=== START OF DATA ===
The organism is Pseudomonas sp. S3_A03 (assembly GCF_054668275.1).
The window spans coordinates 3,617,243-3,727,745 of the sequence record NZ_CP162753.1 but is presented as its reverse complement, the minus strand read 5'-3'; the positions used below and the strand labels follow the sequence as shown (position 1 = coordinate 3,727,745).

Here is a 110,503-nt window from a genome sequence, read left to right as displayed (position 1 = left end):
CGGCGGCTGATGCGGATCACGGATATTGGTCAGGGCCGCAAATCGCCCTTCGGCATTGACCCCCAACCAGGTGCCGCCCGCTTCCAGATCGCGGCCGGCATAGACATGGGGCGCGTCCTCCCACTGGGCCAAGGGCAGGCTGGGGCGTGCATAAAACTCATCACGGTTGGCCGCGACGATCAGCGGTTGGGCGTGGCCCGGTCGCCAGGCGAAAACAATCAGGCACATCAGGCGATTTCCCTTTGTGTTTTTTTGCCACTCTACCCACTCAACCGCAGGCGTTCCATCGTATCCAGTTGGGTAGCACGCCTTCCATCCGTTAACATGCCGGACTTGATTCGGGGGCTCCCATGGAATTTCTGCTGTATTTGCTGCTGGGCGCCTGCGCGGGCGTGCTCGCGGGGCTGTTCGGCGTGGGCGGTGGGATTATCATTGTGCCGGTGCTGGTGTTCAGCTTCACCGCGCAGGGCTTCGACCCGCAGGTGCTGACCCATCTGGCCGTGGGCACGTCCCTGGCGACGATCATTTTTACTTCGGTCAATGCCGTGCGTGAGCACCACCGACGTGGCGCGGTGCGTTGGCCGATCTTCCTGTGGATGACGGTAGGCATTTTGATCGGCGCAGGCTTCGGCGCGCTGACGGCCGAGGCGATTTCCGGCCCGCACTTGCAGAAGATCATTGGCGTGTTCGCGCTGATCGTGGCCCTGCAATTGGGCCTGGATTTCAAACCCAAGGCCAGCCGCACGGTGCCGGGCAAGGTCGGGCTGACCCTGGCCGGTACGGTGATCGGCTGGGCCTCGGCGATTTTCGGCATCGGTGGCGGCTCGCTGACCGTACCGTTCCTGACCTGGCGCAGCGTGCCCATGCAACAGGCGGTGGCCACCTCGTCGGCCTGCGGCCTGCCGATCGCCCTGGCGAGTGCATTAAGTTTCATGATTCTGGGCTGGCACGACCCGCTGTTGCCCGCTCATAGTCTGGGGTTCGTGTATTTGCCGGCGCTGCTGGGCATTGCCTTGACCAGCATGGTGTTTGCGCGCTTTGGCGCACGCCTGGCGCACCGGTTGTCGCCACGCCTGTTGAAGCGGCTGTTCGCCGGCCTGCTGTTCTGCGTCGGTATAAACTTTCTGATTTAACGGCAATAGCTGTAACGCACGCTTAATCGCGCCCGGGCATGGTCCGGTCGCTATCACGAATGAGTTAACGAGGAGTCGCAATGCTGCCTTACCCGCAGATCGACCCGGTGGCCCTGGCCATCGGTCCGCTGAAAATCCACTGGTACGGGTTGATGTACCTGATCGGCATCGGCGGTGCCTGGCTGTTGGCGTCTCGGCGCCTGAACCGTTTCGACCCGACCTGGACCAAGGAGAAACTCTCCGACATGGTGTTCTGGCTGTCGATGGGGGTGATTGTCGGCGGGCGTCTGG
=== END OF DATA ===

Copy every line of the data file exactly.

The organism is Pseudomonas sp. S3_A03 (assembly GCF_054668275.1).
The window spans coordinates 3,617,243-3,727,745 of the sequence record NZ_CP162753.1 but is presented as its reverse complement, the minus strand read 5'-3'; the positions used below and the strand labels follow the sequence as shown (position 1 = coordinate 3,727,745).

Here is a 110,503-nt window from a genome sequence, read left to right as displayed (position 1 = left end):
CGGCGGCTGATGCGGATCACGGATATTGGTCAGGGCCGCAAATCGCCCTTCGGCATTGACCCCCAACCAGGTGCCGCCCGCTTCCAGATCGCGGCCGGCATAGACATGGGGCGCGTCCTCCCACTGGGCCAAGGGCAGGCTGGGGCGTGCATAAAACTCATCACGGTTGGCCGCGACGATCAGCGGTTGGGCGTGGCCCGGTCGCCAGGCGAAAACAATCAGGCACATCAGGCGATTTCCCTTTGTGTTTTTTTGCCACTCTACCCACTCAACCGCAGGCGTTCCATCGTATCCAGTTGGGTAGCACGCCTTCCATCCGTTAACATGCCGGACTTGATTCGGGGGCTCCCATGGAATTTCTGCTGTATTTGCTGCTGGGCGCCTGCGCGGGCGTGCTCGCGGGGCTGTTCGGCGTGGGCGGTGGGATTATCATTGTGCCGGTGCTGGTGTTCAGCTTCACCGCGCAGGGCTTCGACCCGCAGGTGCTGACCCATCTGGCCGTGGGCACGTCCCTGGCGACGATCATTTTTACTTCGGTCAATGCCGTGCGTGAGCACCACCGACGTGGCGCGGTGCGTTGGCCGATCTTCCTGTGGATGACGGTAGGCATTTTGATCGGCGCAGGCTTCGGCGCGCTGACGGCCGAGGCGATTTCCGGCCCGCACTTGCAGAAGATCATTGGCGTGTTCGCGCTGATCGTGGCCCTGCAATTGGGCCTGGATTTCAAACCCAAGGCCAGCCGCACGGTGCCGGGCAAGGTCGGGCTGACCCTGGCCGGTACGGTGATCGGCTGGGCCTCGGCGATTTTCGGCATCGGTGGCGGCTCGCTGACCGTACCGTTCCTGACCTGGCGCAGCGTGCCCATGCAACAGGCGGTGGCCACCTCGTCGGCCTGCGGCCTGCCGATCGCCCTGGCGAGTGCATTAAGTTTCATGATTCTGGGCTGGCACGACCCGCTGTTGCCCGCTCATAGTCTGGGGTTCGTGTATTTGCCGGCGCTGCTGGGCATTGCCTTGACCAGCATGGTGTTTGCGCGCTTTGGCGCACGCCTGGCGCACCGGTTGTCGCCACGCCTGTTGAAGCGGCTGTTCGCCGGCCTGCTGTTCTGCGTCGGTATAAACTTTCTGATTTAACGGCAATAGCTGTAACGCACGCTTAATCGCGCCCGGGCATGGTCCGGTCGCTATCACGAATGAGTTAACGAGGAGTCGCAATGCTGCCTTACCCGCAGATCGACCCGGTGGCCCTGGCCATCGGTCCGCTGAAAATCCACTGGTACGGGTTGATGTACCTGATCGGCATCGGCGGTGCCTGGCTGTTGGCGTCTCGGCGCCTGAACCGTTTCGACCCGACCTGGACCAAGGAGAAACTCTCCGACATGGTGTTCTGGCTGTCGATGGGGGTGATTGTCGGCGGGCGTCTGG